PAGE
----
Italy's foremost female rock singer, Gianna Nannini, was born in Siena on June 14, 1956, to a family that included a renowned industrialist and Siena Football Club president father and a Formula One pilot brother. Often described as the creative rebel in the family, Nannini attended the Lucca Conservatory throughout her entire adolescence, where she was trained as a pianist. At age 19, she decided to become a professional musician, and left her home for Milan, where she began to perform in local bars and small venues. She also continued her musical training, studying composition with Bruno Bettinelli and going to London for vocal lessons. Nannini soon caught the eye of several recording companies, and eventually signed to Numero Uno, the label owned by Italian pop heavyweights Mogol and Lucio Battisti — the latter one of Nannini's musical idols. She was first hired as a female vocalist for one of the label's acts, Flora Fauna e Cemento, with whom she co-wrote and recorded the B-side "Stereotipati Noi" for their 1974 single "Congresso di Filosofia." The following year, she released her self-titled debut album for Ricordi, followed by Una Radura in 1977. Nannini's first two albums were mostly comprised of piano-based ballads, and were clearly influenced by other Italian songwriters of the period, such as Lucio Dalla and Lucio Battisti, as Nannini strove to find her own musical identity. While both records would be ignored by all future Gianna Nannini official compilations and live albums, they served to introduce Nannini as a powerful female songwriter who wrote all the music and lyrics of her songs (an oddity in Italy at the time), revealing a fierce sense of independence as well as distinct feminist views on her take of issues such as abortion and female desire.
Nannini's breakthrough came with 1979's California, recorded with the help of Premiata Forneria Marconi. It was an album that effectively announced her transformation into a rock artist, a direction only hinted at in the few tracks of her second LP. Boasting a superb collection of songs, including her first hit single, "America," and controversial cover art depicting the Statue of Liberty holding up not a torch but a vibrator painted with the colors of the U.S. flag, California also opened doors for Nannini in Europe, reaching the top of the charts in Germany, a country where she developed an ardent fan base. She went on to become one of the biggest pop icons in Italy in the '80s, releasing a string of highly successful albums and memorable singles.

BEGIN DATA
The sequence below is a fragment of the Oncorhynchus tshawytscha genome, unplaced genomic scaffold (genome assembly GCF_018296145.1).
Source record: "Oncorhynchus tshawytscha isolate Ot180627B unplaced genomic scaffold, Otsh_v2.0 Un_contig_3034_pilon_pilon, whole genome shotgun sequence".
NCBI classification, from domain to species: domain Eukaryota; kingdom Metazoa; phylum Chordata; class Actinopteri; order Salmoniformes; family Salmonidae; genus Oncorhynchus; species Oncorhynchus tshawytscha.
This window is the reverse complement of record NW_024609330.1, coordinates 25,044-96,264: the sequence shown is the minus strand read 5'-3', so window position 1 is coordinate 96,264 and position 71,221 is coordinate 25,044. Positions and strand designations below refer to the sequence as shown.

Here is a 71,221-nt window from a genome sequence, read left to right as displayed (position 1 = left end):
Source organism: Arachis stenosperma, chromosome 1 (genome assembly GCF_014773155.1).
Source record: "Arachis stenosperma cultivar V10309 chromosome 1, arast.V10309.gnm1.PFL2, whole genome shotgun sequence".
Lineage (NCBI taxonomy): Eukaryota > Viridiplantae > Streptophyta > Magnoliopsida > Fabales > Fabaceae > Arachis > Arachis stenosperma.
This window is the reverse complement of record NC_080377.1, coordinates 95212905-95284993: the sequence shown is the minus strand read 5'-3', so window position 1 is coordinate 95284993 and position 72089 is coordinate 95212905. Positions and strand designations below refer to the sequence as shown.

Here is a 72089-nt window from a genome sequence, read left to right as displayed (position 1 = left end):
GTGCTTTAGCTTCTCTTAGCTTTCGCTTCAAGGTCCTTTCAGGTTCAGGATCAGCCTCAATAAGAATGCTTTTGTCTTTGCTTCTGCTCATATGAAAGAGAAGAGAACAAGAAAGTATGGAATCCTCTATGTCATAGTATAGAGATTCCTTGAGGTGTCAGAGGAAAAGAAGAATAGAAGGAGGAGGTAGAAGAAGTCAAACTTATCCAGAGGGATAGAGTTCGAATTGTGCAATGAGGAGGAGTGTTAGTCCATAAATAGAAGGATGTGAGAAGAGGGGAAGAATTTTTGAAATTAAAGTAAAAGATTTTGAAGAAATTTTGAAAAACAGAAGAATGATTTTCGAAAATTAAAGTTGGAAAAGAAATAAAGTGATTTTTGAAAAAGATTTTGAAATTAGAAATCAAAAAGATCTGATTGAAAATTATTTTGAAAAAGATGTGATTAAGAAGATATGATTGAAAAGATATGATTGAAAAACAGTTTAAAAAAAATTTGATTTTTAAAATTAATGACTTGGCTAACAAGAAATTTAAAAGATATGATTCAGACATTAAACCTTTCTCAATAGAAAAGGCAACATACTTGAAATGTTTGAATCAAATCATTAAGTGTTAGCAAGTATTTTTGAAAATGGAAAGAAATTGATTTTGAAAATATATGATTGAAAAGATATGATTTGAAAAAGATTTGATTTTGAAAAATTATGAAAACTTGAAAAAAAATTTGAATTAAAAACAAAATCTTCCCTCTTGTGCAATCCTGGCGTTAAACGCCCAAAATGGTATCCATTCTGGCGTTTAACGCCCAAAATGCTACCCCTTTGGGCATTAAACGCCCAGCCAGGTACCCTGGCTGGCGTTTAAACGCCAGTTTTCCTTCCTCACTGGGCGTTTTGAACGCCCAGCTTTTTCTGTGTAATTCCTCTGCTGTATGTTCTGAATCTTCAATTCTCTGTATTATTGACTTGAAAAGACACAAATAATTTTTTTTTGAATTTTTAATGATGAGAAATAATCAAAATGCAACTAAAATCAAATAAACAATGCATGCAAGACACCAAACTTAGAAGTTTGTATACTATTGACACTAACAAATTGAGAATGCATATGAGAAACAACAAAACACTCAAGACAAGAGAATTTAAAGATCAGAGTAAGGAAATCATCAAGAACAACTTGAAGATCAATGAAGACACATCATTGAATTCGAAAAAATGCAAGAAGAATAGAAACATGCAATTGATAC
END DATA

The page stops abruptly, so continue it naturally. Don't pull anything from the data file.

Her essential trilogy of albums, including Latin Lover, Puzzle, and Profumo, was produced by Conny Plank (of Eurythmics, Devo, Kraftwerk, and Ultravox credentials), who played a key role in designing Nannini's '80s sound. "Fotoromanza," from 1984's Puzzle, was her biggest hit of the decade, and definitely established her as a major commercial act, not only in Italy but in many parts of Europe as well. Its video, directed by legendary filmmaker Michelangelo Antonioni, became a staple of the blossoming MTV phenomenon in Europe. Other singles from the period include "Ragazzo dell'Europa," "Bello e Impossibile," and "Profumo," all of which were included in her first greatest-hits collection, Maschi e Altri, which sold over a million copies after its release in 1987. At the same time she was busy becoming a pop star, Nannini furthered her independent streak by creating her own record label, Gienne, with manager Peter Zumsteg, and developed her other artistic interests by composing soundtracks, appearing in a Gabriele Salvatores' film, and performing the songs of Kurt Weill and Bertold Brecht with Sting and Jack Bruce at the Hamburg's Schaispielhaus. Nannini's international profile reached a peak in June 1990 when she sang "Un'estate Italiana" with Edoardo Bennato, the official theme song of the Soccer World Cup held in Italy that summer, fondly remembered by soccer fans worldwide as arguably the best World Cup song in history. Subsequently, Bennato and Nannini donated all royalties to Amnesty International.